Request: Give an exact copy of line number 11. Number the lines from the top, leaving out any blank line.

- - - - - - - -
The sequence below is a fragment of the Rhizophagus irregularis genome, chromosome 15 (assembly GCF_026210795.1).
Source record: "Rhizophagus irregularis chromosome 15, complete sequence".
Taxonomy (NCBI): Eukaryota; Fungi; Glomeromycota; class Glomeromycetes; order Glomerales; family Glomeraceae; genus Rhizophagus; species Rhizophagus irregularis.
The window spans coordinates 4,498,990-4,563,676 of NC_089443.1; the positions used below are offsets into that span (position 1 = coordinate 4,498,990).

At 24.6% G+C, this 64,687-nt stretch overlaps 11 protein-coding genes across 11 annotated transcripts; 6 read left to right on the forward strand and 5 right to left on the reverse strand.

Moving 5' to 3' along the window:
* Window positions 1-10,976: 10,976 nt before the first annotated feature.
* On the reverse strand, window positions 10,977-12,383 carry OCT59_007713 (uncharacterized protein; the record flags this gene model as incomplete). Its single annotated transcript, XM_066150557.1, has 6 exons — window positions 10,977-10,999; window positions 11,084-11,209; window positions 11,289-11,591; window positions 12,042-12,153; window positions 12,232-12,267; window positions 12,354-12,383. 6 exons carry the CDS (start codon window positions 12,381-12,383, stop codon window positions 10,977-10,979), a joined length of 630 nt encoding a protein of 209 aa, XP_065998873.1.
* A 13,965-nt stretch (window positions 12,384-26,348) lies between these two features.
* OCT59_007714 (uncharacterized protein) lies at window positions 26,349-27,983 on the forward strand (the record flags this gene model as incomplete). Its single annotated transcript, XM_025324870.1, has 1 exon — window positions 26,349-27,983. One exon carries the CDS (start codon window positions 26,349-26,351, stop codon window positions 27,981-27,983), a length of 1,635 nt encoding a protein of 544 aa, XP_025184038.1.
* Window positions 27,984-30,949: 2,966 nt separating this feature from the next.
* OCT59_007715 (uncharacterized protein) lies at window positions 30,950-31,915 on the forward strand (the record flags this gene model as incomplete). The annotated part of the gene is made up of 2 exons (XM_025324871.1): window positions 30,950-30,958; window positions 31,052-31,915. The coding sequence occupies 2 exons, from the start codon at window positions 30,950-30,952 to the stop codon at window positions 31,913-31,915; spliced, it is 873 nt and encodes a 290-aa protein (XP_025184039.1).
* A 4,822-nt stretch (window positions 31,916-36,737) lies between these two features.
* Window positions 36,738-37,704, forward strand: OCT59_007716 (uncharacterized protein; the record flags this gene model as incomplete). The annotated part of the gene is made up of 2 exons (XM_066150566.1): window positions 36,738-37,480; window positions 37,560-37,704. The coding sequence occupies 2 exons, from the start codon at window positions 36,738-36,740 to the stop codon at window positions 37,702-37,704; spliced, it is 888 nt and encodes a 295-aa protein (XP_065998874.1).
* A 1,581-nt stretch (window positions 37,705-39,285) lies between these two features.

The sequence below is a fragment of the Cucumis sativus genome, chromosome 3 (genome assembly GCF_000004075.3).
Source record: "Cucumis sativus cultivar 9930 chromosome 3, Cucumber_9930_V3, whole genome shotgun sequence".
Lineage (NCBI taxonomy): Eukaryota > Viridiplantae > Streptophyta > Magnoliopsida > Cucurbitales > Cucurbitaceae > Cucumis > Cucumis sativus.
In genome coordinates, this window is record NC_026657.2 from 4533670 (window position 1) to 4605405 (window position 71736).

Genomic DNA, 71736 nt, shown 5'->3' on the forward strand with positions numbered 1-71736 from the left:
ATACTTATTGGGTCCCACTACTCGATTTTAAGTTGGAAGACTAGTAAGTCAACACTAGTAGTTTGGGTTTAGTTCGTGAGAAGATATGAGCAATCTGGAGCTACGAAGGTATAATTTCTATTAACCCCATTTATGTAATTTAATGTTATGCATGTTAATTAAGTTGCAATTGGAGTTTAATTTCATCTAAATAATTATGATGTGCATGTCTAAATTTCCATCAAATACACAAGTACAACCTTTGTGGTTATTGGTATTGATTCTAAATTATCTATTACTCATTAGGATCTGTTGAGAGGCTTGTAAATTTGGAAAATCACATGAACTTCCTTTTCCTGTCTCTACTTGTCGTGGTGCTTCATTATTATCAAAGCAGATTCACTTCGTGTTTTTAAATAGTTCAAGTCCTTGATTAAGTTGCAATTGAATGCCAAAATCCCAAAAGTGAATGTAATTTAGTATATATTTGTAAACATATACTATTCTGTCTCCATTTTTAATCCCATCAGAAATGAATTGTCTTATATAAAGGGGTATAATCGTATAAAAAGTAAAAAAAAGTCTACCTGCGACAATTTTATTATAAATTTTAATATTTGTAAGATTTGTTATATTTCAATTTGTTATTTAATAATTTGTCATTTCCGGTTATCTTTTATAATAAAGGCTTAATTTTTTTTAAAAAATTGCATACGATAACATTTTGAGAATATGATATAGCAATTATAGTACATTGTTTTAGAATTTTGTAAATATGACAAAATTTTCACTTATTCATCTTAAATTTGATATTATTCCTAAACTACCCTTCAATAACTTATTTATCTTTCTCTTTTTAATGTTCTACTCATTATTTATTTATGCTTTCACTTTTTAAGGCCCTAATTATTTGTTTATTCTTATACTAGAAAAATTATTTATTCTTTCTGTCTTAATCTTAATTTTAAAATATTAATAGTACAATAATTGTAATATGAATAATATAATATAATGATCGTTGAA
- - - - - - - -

* Window positions 27,984-30,949: 2,966 nt separating this feature from the next.